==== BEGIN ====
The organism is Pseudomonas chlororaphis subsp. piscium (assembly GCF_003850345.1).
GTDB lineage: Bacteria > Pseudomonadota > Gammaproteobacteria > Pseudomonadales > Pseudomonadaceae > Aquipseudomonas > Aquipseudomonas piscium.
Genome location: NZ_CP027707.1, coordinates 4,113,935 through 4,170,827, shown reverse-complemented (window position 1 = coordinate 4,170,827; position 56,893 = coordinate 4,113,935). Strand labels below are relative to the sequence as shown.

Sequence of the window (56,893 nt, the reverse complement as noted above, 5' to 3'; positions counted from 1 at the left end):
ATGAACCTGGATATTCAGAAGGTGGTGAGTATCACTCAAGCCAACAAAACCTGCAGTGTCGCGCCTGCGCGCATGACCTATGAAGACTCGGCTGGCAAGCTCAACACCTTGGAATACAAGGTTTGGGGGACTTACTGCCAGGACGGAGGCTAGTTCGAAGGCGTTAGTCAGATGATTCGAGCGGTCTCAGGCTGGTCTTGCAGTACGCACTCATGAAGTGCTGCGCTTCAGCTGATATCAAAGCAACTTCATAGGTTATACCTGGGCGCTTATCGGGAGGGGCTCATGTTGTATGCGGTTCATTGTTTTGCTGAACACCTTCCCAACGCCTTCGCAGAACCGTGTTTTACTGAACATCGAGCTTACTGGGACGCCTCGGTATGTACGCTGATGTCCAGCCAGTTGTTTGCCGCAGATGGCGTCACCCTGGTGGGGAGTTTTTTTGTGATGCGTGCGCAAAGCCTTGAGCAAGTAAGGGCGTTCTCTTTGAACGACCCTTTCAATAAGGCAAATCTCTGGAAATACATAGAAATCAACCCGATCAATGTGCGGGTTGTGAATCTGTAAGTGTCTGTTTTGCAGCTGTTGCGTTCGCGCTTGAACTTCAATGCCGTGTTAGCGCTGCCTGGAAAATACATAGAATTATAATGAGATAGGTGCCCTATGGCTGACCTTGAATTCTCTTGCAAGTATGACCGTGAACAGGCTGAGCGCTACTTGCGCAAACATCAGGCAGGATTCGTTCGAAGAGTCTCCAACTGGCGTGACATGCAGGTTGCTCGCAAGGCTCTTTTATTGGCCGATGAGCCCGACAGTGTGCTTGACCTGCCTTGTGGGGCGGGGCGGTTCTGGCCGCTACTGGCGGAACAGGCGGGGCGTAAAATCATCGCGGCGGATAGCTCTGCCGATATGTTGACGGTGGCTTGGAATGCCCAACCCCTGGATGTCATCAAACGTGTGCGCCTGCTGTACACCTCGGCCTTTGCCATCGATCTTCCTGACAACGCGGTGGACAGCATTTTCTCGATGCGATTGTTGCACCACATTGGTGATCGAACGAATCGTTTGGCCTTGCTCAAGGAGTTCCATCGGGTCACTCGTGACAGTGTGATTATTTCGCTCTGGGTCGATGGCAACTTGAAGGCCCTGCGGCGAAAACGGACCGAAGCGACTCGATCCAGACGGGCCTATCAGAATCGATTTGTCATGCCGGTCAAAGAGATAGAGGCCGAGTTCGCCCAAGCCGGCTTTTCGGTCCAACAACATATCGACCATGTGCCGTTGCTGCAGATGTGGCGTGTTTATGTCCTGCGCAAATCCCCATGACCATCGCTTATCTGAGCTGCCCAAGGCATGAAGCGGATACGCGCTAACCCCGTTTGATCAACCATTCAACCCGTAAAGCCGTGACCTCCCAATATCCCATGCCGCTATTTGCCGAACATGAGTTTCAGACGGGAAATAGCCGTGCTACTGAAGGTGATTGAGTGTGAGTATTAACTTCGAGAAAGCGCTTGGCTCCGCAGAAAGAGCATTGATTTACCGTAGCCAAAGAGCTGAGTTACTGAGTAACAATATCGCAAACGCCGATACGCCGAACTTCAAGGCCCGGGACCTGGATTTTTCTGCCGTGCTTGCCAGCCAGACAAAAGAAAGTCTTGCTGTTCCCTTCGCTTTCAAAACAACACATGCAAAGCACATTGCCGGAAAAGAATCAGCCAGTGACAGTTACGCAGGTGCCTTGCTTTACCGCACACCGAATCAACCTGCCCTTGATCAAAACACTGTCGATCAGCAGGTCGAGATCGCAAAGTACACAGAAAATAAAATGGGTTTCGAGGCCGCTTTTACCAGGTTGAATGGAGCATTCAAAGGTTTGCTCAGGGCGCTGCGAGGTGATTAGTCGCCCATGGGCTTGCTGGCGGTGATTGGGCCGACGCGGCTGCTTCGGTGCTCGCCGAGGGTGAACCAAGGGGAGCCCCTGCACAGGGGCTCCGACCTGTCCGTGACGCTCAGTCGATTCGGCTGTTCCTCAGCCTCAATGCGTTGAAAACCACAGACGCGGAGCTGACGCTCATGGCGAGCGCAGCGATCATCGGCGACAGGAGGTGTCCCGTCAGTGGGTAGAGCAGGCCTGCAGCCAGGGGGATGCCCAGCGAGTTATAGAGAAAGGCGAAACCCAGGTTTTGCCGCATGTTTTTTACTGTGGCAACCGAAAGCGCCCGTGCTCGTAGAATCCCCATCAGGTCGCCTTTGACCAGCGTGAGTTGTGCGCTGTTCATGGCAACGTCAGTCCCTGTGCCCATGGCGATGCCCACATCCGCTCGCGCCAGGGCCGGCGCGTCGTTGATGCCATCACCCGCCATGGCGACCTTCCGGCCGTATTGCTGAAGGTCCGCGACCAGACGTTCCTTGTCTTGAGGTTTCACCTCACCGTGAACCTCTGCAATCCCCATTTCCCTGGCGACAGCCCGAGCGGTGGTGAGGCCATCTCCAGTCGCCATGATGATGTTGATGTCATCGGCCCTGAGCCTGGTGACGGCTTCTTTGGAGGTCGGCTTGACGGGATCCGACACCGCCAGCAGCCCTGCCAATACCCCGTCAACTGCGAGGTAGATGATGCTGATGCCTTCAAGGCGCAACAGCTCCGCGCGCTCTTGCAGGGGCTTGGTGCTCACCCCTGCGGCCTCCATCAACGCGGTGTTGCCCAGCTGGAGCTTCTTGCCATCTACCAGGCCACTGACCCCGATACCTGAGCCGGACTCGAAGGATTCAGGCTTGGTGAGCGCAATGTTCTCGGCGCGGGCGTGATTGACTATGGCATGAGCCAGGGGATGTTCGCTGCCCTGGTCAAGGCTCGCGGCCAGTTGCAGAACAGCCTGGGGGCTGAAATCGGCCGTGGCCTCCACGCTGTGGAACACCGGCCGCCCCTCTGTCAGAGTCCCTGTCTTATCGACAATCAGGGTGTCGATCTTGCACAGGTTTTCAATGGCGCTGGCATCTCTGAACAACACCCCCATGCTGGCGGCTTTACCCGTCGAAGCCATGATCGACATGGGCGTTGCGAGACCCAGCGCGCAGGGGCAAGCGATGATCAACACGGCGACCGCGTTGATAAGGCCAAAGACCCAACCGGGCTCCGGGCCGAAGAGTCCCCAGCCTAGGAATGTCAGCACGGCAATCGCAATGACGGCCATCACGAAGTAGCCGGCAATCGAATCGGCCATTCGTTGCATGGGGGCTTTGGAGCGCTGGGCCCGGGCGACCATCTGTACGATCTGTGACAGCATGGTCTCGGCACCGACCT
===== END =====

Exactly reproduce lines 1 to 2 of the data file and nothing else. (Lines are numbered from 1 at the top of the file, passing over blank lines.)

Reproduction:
The organism is Pseudomonas chlororaphis subsp. piscium (assembly GCF_003850345.1).
GTDB lineage: Bacteria > Pseudomonadota > Gammaproteobacteria > Pseudomonadales > Pseudomonadaceae > Aquipseudomonas > Aquipseudomonas piscium.